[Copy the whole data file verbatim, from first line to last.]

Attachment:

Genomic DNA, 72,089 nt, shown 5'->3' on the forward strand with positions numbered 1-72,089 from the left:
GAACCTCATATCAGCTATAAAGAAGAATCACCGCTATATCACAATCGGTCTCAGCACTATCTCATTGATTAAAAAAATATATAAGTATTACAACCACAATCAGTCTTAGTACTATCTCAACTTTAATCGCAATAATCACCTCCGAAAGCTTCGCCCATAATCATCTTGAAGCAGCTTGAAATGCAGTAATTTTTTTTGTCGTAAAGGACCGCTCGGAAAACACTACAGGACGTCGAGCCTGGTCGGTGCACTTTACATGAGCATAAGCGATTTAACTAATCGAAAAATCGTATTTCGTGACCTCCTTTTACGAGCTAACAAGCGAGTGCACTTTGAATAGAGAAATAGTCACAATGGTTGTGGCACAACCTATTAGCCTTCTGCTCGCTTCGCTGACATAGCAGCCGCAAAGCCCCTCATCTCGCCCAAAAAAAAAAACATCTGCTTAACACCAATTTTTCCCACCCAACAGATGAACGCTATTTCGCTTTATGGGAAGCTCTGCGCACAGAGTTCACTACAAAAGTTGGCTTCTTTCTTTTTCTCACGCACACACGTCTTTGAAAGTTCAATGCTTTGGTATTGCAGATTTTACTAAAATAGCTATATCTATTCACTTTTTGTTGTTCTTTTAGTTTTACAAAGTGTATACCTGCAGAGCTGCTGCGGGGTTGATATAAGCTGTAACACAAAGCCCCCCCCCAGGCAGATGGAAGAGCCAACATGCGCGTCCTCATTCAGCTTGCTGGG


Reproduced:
Genomic DNA, 72,089 nt, shown 5'->3' on the forward strand with positions numbered 1-72,089 from the left:
GAACCTCATATCAGCTATAAAGAAGAATCACCGCTATATCACAATCGGTCTCAGCACTATCTCATTGATTAAAAAAATATATAAGTATTACAACCACAATCAGTCTTAGTACTATCTCAACTTTAATCGCAATAATCACCTCCGAAAGCTTCGCCCATAATCATCTTGAAGCAGCTTGAAATGCAGTAATTTTTTTTGTCGTAAAGGACCGCTCGGAAAACACTACAGGACGTCGAGCCTGGTCGGTGCACTTTACATGAGCATAAGCGATTTAACTAATCGAAAAATCGTATTTCGTGACCTCCTTTTACGAGCTAACAAGCGAGTGCACTTTGAATAGAGAAATAGTCACAATGGTTGTGGCACAACCTATTAGCCTTCTGCTCGCTTCGCTGACATAGCAGCCGCAAAGCCCCTCATCTCGCCCAAAAAAAAAAACATCTGCTTAACACCAATTTTTCCCACCCAACAGATGAACGCTATTTCGCTTTATGGGAAGCTCTGCGCACAGAGTTCACTACAAAAGTTGGCTTCTTTCTTTTTCTCACGCACACACGTCTTTGAAAGTTCAATGCTTTGGTATTGCAGATTTTACTAAAATAGCTATATCTATTCACTTTTTGTTGTTCTTTTAGTTTTACAAAGTGTATACCTGCAGAGCTGCTGCGGGGTTGATATAAGCTGTAACACAAAGCCCCCCCCCAGGCAGATGGAAGAGCCAACATGCGCGTCCTCATTCAGCTTGCTGGG